"Another more popular approach involves splitting a word of binary data, which is used for data processing in the electronic system in which the memory device is implemented, into segments according to the number of parallel programmable cells. The splitting is performed by an appropriate filter circuitry that divides the word of binary data in segments. The segments have a bit length corresponding to the number of memory cells that may be parallel programmed. This is defined by the maximum electrical power available for each programming operation.
"The programming operation of the whole word is then divided into a number of subsequent programming cycles equal to the number of segments in which the word was divided. In particular, during each programming cycle the bits at a low logic value included in the segment are identified and programmed in the corresponding memory cells. This approach allows management of the programming of bit words having a large size.
"However, the programming operation of the whole word requires multiple cycles, thus requiring a programming time that is often considerable, and which increases with the word length. For example, a memory device may be able to parallel program 16 memory cells, while the electronic system in which it is implemented operates with 64-bit words. In these conditions, the filter circuitry divides each word into four segments of 16 bits each, which is to be analyzed and programmed in four consecutive programming cycles. Consequently, the memory device will be occupied for four consecutive cycles for each word being programmed."
As a supplement to the background information on this patent, VerticalNews correspondents also obtained the inventors' summary information for this patent: "In general terms, the present invention is based on determining a quantity of cells to be parallel programmed according to the performance that is achievable by the memory device during separate programming of the same cells.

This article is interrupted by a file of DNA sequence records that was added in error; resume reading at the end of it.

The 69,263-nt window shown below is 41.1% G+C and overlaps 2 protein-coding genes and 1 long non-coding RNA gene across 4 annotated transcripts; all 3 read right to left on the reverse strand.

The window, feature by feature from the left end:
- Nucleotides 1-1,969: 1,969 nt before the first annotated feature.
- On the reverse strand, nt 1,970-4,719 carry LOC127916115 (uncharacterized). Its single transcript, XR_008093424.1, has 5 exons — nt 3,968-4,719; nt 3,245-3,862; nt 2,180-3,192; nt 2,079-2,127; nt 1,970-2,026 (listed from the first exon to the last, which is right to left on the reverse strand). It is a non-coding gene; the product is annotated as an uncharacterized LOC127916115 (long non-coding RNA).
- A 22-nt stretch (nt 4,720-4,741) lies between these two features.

"More specifically, one aspect of the present invention is to provide a non-volatile memory device that includes a plurality of memory cells, where each memory cell is adapted to store binary data having either a first logic value or a second logic value. The non-volatile memory device may also include input means or an for receiving a word of binary data to be stored in the memory cells, and programming means or programming circuitry to associate and program, for each binary data at the first logic value, a corresponding memory cell.
"According to one embodiment of the present invention, the non-volatile memory device may further include forming means or a forming block/circuitry to receive the word of binary data and to generate and provide to the programming circuitry at least one additional word of binary data to be stored. The forming block may include detection means or a detector for periodically detecting at least one operating parameter of the memory device.
"The forming block may also include processing means or processing circuitry for dynamically calculating a current maximum number of simultaneously programmable bits, according to detection of the at least one operating parameter and at least a characteristic parameter of the memory cells of which the memory device is made. The forming block may further include logic means or logic circuitry for generating the at least one additional word of binary data to be stored with a number of binary data at the first logic value equal to the current maximum number.
"Another aspect of the present invention relates to a corresponding method of programming a non-volatile memory."
For additional information on this patent, see: Castagna, Guiseppe; Badalamenti, Rosanna; Perroni, Maurizio. Non-Volatile Memory Device with Improved Programming Management and Related Method. U.S. Patent Number 8644073, filed
Keywords for this news article include: Information Technology, STMicroelectronics S.R.L, Information and Data Processing.